Not every actor could write a credible academic book, but Oliver Ford Davies, once a university lecturer, has. Himself the father of a daughter, he has acted a number of Shakespeare’s fathers of daughters over a 50-year period. Moreover, he has read and acted in other plays of the period, too, and has had the benefit of a classical education (at the same school as Marlowe, the King’s School, Canterbury), which sensitises him to the importance of classical precedent in the plays and helps him to understand the value of source study. Finally, he has familiarised himself with the current state of the critical and scholarly conversation about Shakespeare’s plays. He incorporates critics’ comments judiciously and crisply, testing them against both the text and his own theatrical experience, and he knows which plays (and which bits of them) are now believed to be collaborative, using the information to put forward a considered and convincing account of Shakespeare’s development as a dramatist.
Having acted in 25 Shakespeare plays, Ford Davies discusses 24 of them, in chronological order and grouped by genre into “Early plays”, “Comedies”, “Tragedies and tragicomedies” and “Late plays”. The book concludes with three briefer chapters (whose contents, he suggests, will not be news to academics but might be to students – although I learned things from them, too) about Shakespeare’s own daughters; father-daughter relationships in the period; and father-daughter relationships in plays from 1585 to 1620.
Ford Davies does not put forward a thesis – he ends the introduction with “Some pattern may, or may not, emerge” – but he does offer a great many aperçus, particularly about plays in which he has acted. The book is invariably sensible and readable, but it becomes more than that when he writes about parts that he knows from the inside, such as Old Capulet and Polonius. He is particularly interesting on how the earliest performances of Romeo and Juliet might have shaped Shakespeare’s subsequent writing choices, showing him what he could and couldn’t expect from the performers at his disposal, and very good on how effective it can be when an actor imagines a motive for his character even if there is no way for him to reveal that motive to the audience (as when he played Don John in Much Ado about Nothing and told himself that he had made a pass at Claudio and been spurned). His actor’s eye and ear tell him things that scholars tend not to catch, such as that in his early plays Shakespeare struggles to handle scenes with several characters.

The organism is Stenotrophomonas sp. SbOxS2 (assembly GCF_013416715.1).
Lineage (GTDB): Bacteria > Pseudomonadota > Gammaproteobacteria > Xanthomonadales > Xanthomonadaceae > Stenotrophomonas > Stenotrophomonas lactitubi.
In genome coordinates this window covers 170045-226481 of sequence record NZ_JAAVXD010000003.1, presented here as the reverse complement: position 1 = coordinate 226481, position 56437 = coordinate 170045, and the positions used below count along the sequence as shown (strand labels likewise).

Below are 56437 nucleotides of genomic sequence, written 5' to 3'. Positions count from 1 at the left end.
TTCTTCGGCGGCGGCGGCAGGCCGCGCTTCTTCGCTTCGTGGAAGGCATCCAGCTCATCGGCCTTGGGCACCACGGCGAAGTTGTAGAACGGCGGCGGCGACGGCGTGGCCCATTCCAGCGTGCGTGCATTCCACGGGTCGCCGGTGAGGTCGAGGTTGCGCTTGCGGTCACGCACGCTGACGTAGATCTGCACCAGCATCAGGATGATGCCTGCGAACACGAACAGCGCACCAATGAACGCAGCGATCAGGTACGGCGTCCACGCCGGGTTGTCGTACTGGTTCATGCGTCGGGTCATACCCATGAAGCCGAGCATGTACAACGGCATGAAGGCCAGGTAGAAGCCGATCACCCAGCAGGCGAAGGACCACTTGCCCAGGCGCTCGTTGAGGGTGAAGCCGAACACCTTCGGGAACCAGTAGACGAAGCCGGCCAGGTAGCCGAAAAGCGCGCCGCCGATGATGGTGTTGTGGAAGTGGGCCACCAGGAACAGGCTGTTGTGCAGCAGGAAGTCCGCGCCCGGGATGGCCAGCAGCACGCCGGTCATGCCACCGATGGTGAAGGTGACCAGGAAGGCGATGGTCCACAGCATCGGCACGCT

Ford Davies has a nice turn of phrase and, contrary to the general image of actors, seems not to have an ego: this is a book about the plays, not about him. Although his suggestion that the second half of Much Ado belongs to Leonato (whom he has played) might initially look like a classic actor’s conviction that his own part is the most important, he is able to adduce convincing support from the text and structure of the play. This is a useful and enjoyable book written from a perspective that very few people would be able to offer.
Lisa Hopkins is professor of English, Sheffield Hallam University.
Shakespeare’s Fathers and Daughters
By Oliver Ford Davies
Bloomsbury Arden, 224pp, £19.99
Published 29 June 2017